Strength starts with kindness

[Yesterday's Omer Counting Reflection]

A week devoted to our internal upright nature, the part of us that holds up rigorous standards, and seeks justice.

This is the week of g'vurah - the strong arm of our personalities.

The first day of every week of the Omer starts with chesed - loving-kindness.

When we start with kindness, our justice will be tempered with mercy.

When we start with love, our high standards will be softened with forgiveness.

When we start with compassion, our strict clinging to rules will be infused with a bending that is stronger than any easily snapped brittleness.

Let our strength be guided by love. 

The Practice of Kindness

"The appearance of things changes according to the emotions, and thus we see magic and beauty in them, while the magic and beauty are really in ourselves."
~ Khalil Gibran

On the Seventh Day of the Omer, doing in the area of loving-kindness, and on each week's seventh day, we work on the connection between theory and practice.

Bringing all our thoughts of loving-kindness into reality, into the world of malchut, the sphere in which all our thoughts get put into practice, requires us to recognize the goodness that we ourselves can author in reality.

We can act of out love , devotion, and kindness, when we connect with the boundless mystery within our hearts and souls that allows us to give and care for ourselves and others.

The Building Blocks of Kindness

“In all chaos there is a cosmos, in all disorder a secret order.”  ~ C.G. Jung

Today, the Sixth Day of the Omer, is the day focused on yesod, balanced foundation and the interpreter of all those abstract ideas of the more profound mystical spheres into something practical.

How do we bring the idea of universal loving kindness into our minds as a "doing" instead of a "thinking" or "feeling"?

All actions start with a spark within us - even our on the spot reactions are rooted deeply inside. To consciously bring compassion and loving-kindness from our best selves into the world of action requires conscious balancing and internal negotiating - the job of that foundational interpreter, yesod.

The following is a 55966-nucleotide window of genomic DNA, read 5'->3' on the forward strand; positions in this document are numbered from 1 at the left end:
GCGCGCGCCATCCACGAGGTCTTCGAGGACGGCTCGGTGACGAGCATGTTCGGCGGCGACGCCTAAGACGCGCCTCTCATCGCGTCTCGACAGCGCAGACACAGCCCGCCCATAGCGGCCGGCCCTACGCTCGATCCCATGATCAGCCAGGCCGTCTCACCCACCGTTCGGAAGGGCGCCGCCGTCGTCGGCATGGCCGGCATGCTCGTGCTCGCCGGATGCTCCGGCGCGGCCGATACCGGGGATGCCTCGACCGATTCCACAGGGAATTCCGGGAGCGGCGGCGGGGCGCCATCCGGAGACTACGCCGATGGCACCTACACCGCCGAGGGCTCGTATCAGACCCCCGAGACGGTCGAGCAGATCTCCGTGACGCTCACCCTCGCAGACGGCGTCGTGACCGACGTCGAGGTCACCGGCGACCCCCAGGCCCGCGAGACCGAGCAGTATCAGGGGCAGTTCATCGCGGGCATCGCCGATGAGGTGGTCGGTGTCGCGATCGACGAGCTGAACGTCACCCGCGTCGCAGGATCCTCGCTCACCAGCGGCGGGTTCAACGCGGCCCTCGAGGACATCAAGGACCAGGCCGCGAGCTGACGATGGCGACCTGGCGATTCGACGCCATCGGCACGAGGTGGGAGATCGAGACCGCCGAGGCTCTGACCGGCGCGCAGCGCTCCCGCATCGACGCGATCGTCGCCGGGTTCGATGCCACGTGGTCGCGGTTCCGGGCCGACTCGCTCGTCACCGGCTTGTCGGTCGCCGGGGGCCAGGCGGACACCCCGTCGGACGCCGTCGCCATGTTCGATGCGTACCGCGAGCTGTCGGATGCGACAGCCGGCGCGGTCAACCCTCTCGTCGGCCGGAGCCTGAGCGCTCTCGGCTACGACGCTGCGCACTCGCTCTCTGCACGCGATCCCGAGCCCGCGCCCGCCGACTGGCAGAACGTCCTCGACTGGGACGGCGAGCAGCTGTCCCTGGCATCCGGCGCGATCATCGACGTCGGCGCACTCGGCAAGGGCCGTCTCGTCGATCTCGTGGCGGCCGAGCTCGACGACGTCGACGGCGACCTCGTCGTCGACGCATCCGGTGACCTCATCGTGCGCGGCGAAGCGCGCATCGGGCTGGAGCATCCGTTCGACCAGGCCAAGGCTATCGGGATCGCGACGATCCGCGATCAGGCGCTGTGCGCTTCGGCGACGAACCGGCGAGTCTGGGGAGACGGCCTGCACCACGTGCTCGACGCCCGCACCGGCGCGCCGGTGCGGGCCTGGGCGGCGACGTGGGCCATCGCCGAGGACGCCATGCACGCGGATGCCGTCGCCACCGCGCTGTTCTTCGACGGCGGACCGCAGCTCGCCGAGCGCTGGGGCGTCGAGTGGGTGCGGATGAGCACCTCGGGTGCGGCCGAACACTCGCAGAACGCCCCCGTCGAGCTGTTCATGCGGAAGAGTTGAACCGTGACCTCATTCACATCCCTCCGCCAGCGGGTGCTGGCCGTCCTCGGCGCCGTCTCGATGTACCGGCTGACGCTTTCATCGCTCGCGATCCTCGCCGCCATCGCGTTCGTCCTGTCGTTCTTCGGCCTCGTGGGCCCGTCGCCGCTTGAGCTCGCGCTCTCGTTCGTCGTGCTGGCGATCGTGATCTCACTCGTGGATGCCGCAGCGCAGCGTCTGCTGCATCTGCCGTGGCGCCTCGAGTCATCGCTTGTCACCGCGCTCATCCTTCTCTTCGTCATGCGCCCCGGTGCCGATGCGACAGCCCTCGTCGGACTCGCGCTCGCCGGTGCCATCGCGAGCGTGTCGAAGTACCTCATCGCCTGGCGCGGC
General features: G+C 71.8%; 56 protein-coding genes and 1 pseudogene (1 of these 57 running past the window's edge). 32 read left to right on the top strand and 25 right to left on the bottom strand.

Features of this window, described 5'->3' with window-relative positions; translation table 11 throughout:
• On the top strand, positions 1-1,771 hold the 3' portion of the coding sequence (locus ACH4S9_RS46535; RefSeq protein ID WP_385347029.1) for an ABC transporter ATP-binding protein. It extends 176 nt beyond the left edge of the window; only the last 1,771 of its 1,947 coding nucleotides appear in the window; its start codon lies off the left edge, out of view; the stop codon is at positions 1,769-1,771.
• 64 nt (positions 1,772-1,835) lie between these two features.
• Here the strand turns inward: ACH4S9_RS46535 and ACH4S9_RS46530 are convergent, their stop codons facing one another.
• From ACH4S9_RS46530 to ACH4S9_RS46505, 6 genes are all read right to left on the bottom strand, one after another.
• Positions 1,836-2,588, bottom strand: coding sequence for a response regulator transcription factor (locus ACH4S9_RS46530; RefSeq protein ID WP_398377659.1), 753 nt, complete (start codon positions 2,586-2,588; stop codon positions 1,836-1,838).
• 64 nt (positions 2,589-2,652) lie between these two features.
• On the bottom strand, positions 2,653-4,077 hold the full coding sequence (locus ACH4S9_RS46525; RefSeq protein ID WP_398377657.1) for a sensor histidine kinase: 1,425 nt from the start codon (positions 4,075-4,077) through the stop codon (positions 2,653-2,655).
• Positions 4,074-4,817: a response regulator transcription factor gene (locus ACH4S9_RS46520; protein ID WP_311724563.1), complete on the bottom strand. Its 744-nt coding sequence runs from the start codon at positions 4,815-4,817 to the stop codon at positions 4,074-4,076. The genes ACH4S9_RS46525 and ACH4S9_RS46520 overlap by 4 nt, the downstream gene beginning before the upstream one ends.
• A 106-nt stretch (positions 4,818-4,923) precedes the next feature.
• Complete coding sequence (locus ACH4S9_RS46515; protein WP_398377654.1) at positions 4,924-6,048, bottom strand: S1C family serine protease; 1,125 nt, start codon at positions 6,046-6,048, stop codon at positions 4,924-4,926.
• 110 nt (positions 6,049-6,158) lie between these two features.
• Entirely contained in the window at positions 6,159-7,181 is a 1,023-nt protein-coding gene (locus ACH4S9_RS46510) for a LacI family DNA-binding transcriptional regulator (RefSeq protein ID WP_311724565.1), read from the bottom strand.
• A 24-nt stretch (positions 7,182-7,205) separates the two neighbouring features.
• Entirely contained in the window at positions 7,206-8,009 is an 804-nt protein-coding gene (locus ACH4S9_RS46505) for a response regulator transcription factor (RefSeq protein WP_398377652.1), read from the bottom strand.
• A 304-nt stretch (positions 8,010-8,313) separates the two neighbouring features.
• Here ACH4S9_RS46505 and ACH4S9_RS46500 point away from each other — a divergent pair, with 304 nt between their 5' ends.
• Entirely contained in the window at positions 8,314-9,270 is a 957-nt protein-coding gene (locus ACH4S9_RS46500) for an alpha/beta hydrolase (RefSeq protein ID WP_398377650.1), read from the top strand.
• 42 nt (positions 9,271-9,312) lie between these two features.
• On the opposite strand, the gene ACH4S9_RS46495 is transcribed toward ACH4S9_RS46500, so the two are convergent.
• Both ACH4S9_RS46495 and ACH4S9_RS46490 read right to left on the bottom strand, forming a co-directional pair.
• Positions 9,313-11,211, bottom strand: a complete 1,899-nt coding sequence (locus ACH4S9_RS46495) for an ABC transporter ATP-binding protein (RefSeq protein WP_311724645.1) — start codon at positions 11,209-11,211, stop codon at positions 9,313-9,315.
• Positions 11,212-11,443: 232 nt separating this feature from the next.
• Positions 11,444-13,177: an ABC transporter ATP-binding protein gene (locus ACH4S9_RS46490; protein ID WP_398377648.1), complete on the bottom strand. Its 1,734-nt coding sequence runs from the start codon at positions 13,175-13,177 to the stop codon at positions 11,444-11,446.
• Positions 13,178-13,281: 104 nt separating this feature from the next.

A solid foundation takes an uneven footing on the earth to create a level place for a building and yesod helps us build a solid place within our minds to bring constructive and kind actions into the world.

Listen, learn, love

Hod - which is grace and smallness, humility, is our focus in the sphere of love and kindness today (we are leaving behind the fifth day of the Omer and entering the sixth tonight).

Humility can be a source of sympathy: "I can't possibly understand what's going on with someone else. I must silence all my voices to listen and understand who they are, what they feel, and what they need from me."

In order to be loving and compassionate we must meet people where they are, not where we think they are.

Listen and learn so that we can love. 

Balanced Caring

The third day of the week focuses on the idea of tiferet - the harmony that comes when all things are balanced. Harmony in the area of loving-kindness - an important and occasionally subtle idea.

Devoting ourselves to caring for one another can drain our resources for self-care. When we work in a caring field - and probably every job today has an aspect of caring for one another - we can over-extend at the expense of other areas as well.

To find harmony as we care and devote ourselves to kindness is to understand that there is such a thing as too much. Giving until it hurts is not a solution.

Give, take stock, and take care, so that we can continue to be kind and loving another day.

Counting and Caring

Today is the First Day of the Omer, a Jewish period of counting and reflecting that connects the liberation of Passover to the receiving of the Covenant at Mount Sinai on Shavuot.

Each of the days of the seven weeks of the Counting have been given a theme by Jewish mystics. The first week and first day are both devoted to the idea of chesed in Hebrew, or loving-kindness, in English.

Just what is loving-kindness?

In the culture of the Jewish Bible, a colleague of mine, Rabbi Amy Scheinerman, pointed out that "love" can be better understood to be devotional loyalty - as in "You must love God" and describing that love by talking about upholding the Covenant between the Universe and the Jewish People.

So we can talk about chesed as noticing what the world and the people around us need most, and offering it with care and devotion, and with no expectation of compensation.

Let us all find a moment to realize the great caring accomplished for our souls, our friends and family, and our larger communities, when we give out of compassion and devotion.